Your livelier laptops, smarter smartphones and quicker tablets all improve, fundamentally, because the computer circuitry inside is always shrinking. Every two years or so, smaller features enable chipmakers to pack more transistors onto a chip – thereby improving performance.
But there’s a big problem with small: Features are becoming so tiny that existing technologies can’t reliably manufacture them. New production equipment – notably a lithography tool known as extreme ultraviolet (EUV) – promise better results, but have been frustratingly slow to materialize.
So two of the world’s biggest chipmakers, and the industry’s biggest equipment manufacturer – are investing $7.3 million in a Corvallis start-up called Inpria Corp. The 12-person company, which spun out of Oregon State University in 2007, has new chemical technology designed to improve chip lithography and enable EUV.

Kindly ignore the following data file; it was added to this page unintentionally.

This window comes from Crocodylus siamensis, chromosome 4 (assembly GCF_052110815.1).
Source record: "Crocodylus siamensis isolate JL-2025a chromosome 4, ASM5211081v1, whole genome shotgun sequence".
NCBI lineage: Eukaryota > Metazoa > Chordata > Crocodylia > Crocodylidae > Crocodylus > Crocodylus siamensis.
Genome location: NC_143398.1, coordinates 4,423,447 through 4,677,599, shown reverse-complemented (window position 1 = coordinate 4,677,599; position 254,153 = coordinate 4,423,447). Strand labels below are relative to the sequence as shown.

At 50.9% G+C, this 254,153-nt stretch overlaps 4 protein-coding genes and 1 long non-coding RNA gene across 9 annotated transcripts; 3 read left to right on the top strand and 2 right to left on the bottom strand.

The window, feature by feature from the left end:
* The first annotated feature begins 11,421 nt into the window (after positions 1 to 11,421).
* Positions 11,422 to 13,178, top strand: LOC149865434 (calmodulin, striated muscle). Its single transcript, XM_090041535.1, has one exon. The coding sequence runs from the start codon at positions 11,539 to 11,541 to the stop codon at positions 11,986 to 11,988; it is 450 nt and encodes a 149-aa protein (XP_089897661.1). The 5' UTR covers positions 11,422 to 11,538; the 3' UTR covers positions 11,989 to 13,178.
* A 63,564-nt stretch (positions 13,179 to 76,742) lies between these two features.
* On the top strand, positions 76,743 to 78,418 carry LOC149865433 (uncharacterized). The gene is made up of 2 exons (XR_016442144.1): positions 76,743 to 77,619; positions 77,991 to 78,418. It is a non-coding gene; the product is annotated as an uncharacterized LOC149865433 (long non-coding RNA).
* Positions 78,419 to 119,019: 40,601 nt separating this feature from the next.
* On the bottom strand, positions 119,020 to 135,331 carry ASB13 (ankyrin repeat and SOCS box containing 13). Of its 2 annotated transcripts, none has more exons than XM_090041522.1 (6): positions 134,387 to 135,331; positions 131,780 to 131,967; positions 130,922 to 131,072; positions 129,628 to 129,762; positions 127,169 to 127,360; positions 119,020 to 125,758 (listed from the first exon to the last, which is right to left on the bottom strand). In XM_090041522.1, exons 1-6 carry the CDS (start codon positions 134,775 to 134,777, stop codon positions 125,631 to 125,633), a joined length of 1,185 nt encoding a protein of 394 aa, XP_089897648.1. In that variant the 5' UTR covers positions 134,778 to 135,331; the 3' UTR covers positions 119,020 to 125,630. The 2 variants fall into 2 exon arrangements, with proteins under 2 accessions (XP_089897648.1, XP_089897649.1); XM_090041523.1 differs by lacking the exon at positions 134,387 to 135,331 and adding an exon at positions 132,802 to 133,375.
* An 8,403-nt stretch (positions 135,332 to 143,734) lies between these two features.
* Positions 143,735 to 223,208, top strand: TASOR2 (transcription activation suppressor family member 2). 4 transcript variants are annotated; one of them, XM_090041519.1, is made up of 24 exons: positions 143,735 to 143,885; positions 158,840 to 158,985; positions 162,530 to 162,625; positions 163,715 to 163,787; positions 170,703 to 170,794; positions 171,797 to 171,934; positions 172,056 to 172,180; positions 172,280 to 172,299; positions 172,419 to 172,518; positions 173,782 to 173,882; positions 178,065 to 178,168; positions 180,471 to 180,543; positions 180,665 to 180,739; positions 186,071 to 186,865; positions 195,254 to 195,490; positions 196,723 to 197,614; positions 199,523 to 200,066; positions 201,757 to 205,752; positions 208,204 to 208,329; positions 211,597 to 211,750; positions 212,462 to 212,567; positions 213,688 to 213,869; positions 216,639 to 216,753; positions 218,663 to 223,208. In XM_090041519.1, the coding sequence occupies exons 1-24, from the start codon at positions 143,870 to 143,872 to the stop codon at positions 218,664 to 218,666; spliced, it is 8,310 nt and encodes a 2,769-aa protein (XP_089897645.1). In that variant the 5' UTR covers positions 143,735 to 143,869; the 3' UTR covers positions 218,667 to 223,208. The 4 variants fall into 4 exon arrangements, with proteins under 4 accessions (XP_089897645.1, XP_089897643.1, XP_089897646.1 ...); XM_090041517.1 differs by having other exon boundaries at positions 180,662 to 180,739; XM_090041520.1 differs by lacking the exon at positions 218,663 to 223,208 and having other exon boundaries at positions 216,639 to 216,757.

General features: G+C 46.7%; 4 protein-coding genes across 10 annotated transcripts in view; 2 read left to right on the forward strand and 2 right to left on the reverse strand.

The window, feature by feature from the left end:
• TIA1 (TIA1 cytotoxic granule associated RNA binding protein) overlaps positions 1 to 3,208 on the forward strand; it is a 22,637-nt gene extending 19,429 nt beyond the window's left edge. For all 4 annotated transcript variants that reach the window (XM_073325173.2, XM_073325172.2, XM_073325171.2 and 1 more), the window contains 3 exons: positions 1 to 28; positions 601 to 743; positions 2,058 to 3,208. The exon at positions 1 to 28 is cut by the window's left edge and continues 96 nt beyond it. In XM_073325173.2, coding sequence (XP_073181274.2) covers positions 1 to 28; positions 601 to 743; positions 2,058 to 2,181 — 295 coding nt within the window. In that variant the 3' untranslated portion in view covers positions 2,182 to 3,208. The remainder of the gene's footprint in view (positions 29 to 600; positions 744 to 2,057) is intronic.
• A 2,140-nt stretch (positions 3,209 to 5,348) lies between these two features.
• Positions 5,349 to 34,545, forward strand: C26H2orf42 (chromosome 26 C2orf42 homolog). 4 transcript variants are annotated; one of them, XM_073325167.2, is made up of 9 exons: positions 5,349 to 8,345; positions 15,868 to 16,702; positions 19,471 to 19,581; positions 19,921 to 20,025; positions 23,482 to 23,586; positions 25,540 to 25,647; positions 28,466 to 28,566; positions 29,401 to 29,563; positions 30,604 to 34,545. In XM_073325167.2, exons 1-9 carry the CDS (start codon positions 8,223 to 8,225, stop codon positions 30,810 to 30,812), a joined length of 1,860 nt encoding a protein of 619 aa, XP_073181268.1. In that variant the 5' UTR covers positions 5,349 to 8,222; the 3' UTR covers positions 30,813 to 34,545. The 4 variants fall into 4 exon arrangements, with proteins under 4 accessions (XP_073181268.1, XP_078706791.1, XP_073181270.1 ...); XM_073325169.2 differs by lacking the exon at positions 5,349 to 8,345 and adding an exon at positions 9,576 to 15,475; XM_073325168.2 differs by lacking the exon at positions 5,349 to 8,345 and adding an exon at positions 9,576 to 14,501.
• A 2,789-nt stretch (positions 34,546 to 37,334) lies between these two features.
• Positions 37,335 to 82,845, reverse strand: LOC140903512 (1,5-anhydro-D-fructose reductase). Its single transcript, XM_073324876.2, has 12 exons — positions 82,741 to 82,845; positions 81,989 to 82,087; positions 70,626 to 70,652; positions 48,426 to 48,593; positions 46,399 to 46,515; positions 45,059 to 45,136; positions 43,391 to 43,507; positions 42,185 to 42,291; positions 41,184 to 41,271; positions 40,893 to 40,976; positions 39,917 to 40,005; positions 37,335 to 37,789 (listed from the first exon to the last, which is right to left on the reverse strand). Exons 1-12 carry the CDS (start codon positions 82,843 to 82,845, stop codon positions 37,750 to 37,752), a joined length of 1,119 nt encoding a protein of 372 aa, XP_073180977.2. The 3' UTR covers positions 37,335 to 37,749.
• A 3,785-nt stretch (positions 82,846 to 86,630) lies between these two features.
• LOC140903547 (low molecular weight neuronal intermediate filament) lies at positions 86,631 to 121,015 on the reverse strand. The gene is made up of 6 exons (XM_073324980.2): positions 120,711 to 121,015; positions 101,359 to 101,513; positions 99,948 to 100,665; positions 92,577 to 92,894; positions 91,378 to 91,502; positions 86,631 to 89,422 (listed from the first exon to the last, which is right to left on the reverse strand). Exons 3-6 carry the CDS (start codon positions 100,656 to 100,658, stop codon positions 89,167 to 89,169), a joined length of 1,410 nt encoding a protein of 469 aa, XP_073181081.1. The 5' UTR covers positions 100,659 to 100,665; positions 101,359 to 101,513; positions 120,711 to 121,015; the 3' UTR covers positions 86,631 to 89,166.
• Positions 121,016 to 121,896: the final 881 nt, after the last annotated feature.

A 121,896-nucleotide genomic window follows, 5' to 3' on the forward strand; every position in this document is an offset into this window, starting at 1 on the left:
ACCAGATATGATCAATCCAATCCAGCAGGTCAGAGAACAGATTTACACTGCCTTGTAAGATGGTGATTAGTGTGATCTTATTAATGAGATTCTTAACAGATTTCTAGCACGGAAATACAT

“We’re targeting a product for high-volume manufacturing in 2017,” said Andrew Grenville, Inpria’s chief executive. To read the entire Oregonian article, click here…